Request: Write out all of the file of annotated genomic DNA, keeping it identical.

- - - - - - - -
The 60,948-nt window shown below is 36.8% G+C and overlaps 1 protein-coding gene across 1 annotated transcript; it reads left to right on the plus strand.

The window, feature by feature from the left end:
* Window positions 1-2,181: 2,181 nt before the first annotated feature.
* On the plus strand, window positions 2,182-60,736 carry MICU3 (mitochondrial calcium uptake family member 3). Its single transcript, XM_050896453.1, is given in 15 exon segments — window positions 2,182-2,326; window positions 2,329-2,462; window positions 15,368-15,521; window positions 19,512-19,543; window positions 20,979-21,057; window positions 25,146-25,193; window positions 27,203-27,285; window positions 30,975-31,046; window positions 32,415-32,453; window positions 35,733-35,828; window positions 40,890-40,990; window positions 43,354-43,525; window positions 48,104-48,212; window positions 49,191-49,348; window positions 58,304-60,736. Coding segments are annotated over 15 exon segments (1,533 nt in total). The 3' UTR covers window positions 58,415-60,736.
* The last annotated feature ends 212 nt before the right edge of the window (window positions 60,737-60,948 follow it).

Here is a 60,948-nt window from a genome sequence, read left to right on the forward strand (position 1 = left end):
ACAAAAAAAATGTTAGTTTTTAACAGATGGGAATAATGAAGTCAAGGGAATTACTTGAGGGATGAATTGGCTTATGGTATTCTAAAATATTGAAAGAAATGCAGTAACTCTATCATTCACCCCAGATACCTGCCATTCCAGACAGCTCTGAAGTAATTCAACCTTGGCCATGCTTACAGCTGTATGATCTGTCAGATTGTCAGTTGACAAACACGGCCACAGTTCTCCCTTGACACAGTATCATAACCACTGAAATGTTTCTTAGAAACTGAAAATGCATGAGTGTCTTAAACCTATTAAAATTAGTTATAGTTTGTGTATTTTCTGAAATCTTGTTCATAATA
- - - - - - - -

The 60,948-nt window shown below is 36.8% G+C and overlaps 1 protein-coding gene across 1 annotated transcript; it reads left to right on the plus strand.

The window, feature by feature from the left end:
* Window positions 1-2,181: 2,181 nt before the first annotated feature.
* On the plus strand, window positions 2,182-60,736 carry MICU3 (mitochondrial calcium uptake family member 3). Its single transcript, XM_050896453.1, is given in 15 exon segments — window positions 2,182-2,326; window positions 2,329-2,462; window positions 15,368-15,521; window positions 19,512-19,543; window positions 20,979-21,057; window positions 25,146-25,193; window positions 27,203-27,285; window positions 30,975-31,046; window positions 32,415-32,453; window positions 35,733-35,828; window positions 40,890-40,990; window positions 43,354-43,525; window positions 48,104-48,212; window positions 49,191-49,348; window positions 58,304-60,736. Coding segments are annotated over 15 exon segments (1,533 nt in total). The 3' UTR covers window positions 58,415-60,736.
* The last annotated feature ends 212 nt before the right edge of the window (window positions 60,737-60,948 follow it).

Here is a 60,948-nt window from a genome sequence, read left to right on the forward strand (position 1 = left end):
ACAAAAAAAATGTTAGTTTTTAACAGATGGGAATAATGAAGTCAAGGGAATTACTTGAGGGATGAATTGGCTTATGGTATTCTAAAATATTGAAAGAAATGCAGTAACTCTATCATTCACCCCAGATACCTGCCATTCCAGACAGCTCTGAAGTAATTCAACCTTGGCCATGCTTACAGCTGTATGATCTGTCAGATTGTCAGTTGACAAACACGGCCACAGTTCTCCCTTGACACAGTATCATAACCACTGAAATGTTTCTTAGAAACTGAAAATGCATGAGTGTCTTAAACCTATTAAAATTAGTTATAGTTTGTGTATTTTCTGAAATCTTGTTCATAATA